Archive for category books
In Australia, not long ago, we were amongst the first to see the respectable 6pm Saturday deadline for Harold Camping’s predicted rapture. It was impossible to ignore the fact that the world actually didn’t end. Don’t worry – he’s now said that it’ll come in October, and this time was more of a spiritual armageddon. The kind most of us wouldn’t notice.
But all this rapture-talk reminded me of a novella I wrote, inspired by my own odd feeling of disappointment when the world didn’t end on New Year’s Eve 1999. It’s called Zero Zero Zero, and features the hyperactive, advertising-tinged writing style I used a few years ago. (I’ve been trying to tame it ever since.) It stars a conceptual supermodel, a vigilante postman, and a young man receiving private, inexplicable broadcasts of a sci-fi radio serial.
I thought I’d put the first chapter, Midnight, online for anyone who might still be feeling a little apocalyptically unsettled.
In William Gibson’s new novel, Zero History, one chapter opens like this:
Hey, that’s where I live! Fitzroy represent!
When this unexpectedly appeared on the page, I felt that odd thrill of recognition. Because of our geographical isolation and limited media output, Australia is particularly susceptible to this. We don’t see our streets or landmarks or countryside on screen that often so there’s an excitement when we do. Somehow I doubt that, say, New Yorkers get the same buzz seeing their neighbourhood on Law & Order.
It got me thinking about the insidious pleasures of recognition. I’ve been there! I’ve read that book! I get that joke! It can be a powerful drug.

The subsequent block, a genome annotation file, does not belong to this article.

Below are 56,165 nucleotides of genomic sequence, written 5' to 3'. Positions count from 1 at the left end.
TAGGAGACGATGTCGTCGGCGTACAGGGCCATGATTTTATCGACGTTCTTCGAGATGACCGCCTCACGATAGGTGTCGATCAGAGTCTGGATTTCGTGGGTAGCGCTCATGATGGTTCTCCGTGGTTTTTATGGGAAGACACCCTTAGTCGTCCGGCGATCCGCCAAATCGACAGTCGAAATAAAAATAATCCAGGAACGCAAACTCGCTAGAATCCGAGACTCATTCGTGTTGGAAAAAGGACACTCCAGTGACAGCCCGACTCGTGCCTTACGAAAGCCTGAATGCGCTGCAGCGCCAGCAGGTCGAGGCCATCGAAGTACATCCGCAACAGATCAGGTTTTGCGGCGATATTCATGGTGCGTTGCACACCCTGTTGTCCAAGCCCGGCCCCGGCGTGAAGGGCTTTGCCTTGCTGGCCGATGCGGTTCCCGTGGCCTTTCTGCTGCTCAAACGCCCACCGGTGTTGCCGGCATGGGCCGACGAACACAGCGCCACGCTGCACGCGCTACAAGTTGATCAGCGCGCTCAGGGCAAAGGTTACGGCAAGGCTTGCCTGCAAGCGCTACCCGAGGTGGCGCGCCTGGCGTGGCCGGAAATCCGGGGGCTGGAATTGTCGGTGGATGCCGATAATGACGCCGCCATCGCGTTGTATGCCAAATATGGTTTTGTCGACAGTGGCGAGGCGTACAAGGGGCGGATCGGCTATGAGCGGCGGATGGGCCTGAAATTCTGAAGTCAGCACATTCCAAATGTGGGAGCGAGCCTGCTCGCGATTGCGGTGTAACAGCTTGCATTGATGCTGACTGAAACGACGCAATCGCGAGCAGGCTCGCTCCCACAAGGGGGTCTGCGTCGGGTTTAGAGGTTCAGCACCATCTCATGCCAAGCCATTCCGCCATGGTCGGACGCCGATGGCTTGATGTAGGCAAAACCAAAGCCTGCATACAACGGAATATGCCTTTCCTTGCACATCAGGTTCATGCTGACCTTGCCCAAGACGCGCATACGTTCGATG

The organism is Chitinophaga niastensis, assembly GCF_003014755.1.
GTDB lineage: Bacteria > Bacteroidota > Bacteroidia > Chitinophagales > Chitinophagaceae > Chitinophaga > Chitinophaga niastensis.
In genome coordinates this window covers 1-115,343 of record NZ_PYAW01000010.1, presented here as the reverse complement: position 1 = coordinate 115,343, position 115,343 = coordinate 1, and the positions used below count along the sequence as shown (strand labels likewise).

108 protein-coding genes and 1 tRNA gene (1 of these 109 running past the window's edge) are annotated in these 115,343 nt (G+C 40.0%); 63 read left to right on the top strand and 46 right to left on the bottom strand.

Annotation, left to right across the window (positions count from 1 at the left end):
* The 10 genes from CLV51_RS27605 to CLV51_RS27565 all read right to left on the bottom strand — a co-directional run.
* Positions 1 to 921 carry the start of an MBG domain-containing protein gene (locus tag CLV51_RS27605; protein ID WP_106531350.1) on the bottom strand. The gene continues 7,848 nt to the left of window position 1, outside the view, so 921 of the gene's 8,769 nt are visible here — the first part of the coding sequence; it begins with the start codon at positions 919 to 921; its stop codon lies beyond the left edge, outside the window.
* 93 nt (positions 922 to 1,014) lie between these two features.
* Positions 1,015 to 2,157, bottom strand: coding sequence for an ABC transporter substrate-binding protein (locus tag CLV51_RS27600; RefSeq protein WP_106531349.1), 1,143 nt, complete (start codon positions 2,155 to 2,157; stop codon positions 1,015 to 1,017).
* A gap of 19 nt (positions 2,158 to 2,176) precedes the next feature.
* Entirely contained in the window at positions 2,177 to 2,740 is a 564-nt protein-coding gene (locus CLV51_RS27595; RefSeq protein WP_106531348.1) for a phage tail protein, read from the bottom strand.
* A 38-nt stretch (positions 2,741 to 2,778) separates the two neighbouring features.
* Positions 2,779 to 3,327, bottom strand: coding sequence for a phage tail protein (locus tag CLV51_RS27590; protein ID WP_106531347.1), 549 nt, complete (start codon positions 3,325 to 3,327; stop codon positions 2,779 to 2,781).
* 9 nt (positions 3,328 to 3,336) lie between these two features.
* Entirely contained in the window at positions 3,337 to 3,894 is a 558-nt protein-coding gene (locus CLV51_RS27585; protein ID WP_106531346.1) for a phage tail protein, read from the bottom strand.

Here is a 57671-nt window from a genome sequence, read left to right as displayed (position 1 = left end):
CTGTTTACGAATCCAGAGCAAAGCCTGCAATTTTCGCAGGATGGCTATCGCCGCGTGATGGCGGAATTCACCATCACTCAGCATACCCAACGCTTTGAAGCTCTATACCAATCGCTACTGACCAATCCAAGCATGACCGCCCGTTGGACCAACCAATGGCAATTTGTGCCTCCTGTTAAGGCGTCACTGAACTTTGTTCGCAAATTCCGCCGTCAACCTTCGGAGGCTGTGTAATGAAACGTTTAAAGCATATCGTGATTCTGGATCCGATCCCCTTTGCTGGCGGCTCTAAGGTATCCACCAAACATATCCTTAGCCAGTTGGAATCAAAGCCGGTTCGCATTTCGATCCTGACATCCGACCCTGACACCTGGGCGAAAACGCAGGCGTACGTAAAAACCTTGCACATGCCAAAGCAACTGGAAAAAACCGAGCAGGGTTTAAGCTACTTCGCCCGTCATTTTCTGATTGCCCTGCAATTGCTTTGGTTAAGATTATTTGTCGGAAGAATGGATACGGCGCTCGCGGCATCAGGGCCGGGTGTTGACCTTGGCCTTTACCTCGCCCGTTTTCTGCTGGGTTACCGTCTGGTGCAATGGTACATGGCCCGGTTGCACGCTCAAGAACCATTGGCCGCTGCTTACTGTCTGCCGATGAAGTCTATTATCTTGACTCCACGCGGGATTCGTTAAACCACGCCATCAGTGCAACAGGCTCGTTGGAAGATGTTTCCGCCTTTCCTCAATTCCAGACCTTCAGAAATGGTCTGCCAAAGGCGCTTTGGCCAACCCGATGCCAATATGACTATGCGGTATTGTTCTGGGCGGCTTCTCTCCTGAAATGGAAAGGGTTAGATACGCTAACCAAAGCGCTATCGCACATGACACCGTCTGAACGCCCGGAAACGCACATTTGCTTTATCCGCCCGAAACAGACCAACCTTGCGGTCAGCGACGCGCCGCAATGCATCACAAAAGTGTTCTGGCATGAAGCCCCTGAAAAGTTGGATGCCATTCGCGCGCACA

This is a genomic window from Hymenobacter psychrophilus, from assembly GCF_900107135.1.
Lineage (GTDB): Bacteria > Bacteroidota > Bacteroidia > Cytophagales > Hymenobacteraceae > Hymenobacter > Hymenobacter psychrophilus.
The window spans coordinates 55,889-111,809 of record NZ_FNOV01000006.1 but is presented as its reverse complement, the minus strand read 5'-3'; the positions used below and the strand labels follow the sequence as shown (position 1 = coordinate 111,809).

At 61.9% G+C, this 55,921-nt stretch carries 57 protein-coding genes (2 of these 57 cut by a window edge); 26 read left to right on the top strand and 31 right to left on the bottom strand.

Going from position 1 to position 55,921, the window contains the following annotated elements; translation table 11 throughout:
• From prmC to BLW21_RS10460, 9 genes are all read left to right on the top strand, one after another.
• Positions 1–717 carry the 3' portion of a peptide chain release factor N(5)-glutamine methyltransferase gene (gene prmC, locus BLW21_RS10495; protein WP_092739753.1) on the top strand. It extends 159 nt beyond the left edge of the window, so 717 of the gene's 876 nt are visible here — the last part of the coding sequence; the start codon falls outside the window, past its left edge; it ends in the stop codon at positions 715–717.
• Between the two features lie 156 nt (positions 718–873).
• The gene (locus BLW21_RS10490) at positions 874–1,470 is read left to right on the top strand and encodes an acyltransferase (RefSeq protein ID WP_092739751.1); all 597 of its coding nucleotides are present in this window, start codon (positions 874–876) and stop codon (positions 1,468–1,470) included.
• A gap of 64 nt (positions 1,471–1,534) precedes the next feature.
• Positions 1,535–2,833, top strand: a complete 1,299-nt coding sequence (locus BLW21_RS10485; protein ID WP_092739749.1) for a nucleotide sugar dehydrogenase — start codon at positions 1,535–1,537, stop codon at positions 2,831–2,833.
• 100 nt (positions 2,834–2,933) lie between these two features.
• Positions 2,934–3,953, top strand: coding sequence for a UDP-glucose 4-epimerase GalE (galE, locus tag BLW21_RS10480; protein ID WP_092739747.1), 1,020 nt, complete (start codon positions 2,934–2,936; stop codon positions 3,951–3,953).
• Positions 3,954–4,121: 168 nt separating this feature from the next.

Sometimes the fun of recognition comes from encountering something that you feel is just for you. (Fitzroy! Woo!). Writing on her blog, Jane Espenson (Buffy, Battlestar Galactica) once explained the meaning of a “two-percenter”:
“A two-percenter, as I’m sure you’ve figured out, is a joke that the writers estimate will be understood and enjoyed by two percent of the audience. Sometimes the number cited varies, but the idea is the same, it means you’re dealing with a fairly obscure reference. As an audience member, when you’re part of the two percent that gets it, there’s nothing better than this kind of joke because it feels like the writer is reaching into your own personal brain. In a good way.”
Gibson’s mention of Fitzroy could be a non-funny example of this, as would every second brand name in the book. If the protagonist of his earlier Pattern Recognition was allergic to brands, Gibson is addicted to them. In his review of Zero History, Mark Feeney writes:
“The [brand] names aren’t simply showing off. Their role is structural, not merely cosmetic. They provide a kind of gazetteer of desire, an armature of possession. Products and companies fascinate and excite Gibson the way sin did Graham Greene and butterflies Nabokov.”
And while some of these brands are ubiquitous (Sony, KFC, iPhone) others are more unique. Two-percenters, if you like, for those familiar with them. One character’s outdated Neo phone is mysterious enough that this website, which tracks every object mentioned in Gibson’s most recent trilogy, had to guess at the Neo specs. If you recognised it? Imagine how special you’d feel.
Compare and contrast Gibson’s world, though with the movies of Jason Frieberg and Aaron Seltzer. Epic Movie, Meet The Spartans, Disaster Movie or Vampires Suck. These movies aren’t comedies; they’re barely even films. They’re more like secret psychological tests designed to make sure you’re absorbing an appropriate dose of popular culture. Recognition is their entire raison d’être.
When Meet The Spartans shows a bald, baby-crazy Britney Spears getting kicked into the pit from 300, it gives the same hit of pleasure. This time, though, it’s just a reward for knowing who Britney Spears is, and having heard the exact same Crazy Britney gags as everyone else.
Paris Hilton. Michael Jackson. Lindsay Lohan. It begins with jokes, but then the jokes fall away; audiences now laugh at the mention of their names. The jolt of easy recognition turns human beings into punchlines: ninety-eight-percenters.